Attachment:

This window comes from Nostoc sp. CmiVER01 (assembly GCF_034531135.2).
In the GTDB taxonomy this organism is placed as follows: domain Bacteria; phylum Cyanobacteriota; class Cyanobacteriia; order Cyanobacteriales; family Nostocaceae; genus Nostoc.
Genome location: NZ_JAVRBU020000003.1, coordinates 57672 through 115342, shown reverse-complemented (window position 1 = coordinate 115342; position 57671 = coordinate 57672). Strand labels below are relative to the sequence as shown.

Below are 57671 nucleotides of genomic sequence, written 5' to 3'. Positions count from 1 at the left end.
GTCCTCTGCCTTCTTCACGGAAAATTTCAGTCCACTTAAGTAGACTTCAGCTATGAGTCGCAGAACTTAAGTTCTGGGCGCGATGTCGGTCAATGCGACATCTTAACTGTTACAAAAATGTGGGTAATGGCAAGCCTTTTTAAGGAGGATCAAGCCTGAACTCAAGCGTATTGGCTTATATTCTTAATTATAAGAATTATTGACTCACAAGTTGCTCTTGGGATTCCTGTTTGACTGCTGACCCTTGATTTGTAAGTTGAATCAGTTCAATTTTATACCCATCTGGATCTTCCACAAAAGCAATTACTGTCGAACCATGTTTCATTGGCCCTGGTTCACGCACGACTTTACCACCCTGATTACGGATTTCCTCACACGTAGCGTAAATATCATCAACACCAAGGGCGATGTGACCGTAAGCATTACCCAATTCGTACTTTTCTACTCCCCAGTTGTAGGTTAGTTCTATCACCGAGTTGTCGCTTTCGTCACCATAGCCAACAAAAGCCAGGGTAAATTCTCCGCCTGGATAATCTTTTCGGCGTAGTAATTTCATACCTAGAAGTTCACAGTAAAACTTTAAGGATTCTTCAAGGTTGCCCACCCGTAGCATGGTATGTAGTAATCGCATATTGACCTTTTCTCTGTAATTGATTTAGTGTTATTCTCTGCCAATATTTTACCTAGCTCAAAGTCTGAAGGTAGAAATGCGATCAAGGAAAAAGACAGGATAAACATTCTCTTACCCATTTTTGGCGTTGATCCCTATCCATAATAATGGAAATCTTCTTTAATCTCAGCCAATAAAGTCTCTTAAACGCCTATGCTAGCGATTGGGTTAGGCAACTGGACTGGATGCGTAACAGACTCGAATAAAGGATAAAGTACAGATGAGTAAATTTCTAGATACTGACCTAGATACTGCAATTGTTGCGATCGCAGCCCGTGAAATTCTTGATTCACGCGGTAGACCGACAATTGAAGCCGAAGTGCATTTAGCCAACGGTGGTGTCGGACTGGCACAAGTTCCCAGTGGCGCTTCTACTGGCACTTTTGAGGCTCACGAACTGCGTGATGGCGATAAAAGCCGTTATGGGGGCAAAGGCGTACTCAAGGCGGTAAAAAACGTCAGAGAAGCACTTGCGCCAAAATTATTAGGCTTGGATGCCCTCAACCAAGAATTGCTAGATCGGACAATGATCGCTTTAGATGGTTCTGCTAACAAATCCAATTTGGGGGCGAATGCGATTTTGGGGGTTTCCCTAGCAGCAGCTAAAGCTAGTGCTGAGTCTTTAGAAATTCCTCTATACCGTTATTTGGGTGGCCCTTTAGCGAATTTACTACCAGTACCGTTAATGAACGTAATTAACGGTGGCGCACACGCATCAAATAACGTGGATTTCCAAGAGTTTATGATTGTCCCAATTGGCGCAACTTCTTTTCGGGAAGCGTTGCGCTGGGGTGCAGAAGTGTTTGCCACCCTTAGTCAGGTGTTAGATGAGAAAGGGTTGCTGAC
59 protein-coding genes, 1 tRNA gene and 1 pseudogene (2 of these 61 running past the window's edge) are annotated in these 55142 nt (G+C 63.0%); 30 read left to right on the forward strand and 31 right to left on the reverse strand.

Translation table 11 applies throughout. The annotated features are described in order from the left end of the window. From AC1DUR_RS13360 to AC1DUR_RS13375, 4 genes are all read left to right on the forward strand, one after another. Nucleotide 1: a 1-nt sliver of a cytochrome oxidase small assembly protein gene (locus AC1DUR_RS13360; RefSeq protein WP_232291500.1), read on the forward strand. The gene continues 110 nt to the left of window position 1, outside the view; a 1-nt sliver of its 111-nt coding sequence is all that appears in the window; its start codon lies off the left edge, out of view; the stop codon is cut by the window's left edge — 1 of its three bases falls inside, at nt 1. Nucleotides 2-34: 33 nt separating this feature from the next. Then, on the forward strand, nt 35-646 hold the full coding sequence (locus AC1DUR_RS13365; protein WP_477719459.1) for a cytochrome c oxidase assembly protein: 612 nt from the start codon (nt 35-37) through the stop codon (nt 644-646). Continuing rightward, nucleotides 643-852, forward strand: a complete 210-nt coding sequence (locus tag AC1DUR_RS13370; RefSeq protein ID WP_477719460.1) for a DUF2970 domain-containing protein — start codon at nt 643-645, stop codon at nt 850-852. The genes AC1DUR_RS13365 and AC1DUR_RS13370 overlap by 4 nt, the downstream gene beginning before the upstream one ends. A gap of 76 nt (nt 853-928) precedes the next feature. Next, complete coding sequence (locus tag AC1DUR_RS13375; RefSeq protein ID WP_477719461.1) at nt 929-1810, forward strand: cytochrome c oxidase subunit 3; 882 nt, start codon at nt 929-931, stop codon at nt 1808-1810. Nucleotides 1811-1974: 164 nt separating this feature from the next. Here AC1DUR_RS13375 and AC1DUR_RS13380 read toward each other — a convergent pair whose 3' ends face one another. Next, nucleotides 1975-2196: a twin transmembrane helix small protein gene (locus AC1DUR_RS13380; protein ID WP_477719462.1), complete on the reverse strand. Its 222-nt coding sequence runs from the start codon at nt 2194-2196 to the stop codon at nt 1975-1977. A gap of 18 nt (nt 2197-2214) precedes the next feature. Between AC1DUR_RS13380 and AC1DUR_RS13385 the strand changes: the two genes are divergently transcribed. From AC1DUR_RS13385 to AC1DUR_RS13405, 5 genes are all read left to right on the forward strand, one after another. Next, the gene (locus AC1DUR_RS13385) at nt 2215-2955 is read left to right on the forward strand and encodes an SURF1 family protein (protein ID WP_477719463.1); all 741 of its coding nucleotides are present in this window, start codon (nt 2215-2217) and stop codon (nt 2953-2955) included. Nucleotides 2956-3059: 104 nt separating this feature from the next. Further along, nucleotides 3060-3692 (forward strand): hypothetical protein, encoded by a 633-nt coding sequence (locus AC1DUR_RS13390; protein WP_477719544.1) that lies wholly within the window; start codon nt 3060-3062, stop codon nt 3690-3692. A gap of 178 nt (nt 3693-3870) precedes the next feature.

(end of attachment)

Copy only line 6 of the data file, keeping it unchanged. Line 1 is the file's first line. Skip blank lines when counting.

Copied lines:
59 protein-coding genes, 1 tRNA gene and 1 pseudogene (2 of these 61 running past the window's edge) are annotated in these 55142 nt (G+C 63.0%); 30 read left to right on the forward strand and 31 right to left on the reverse strand.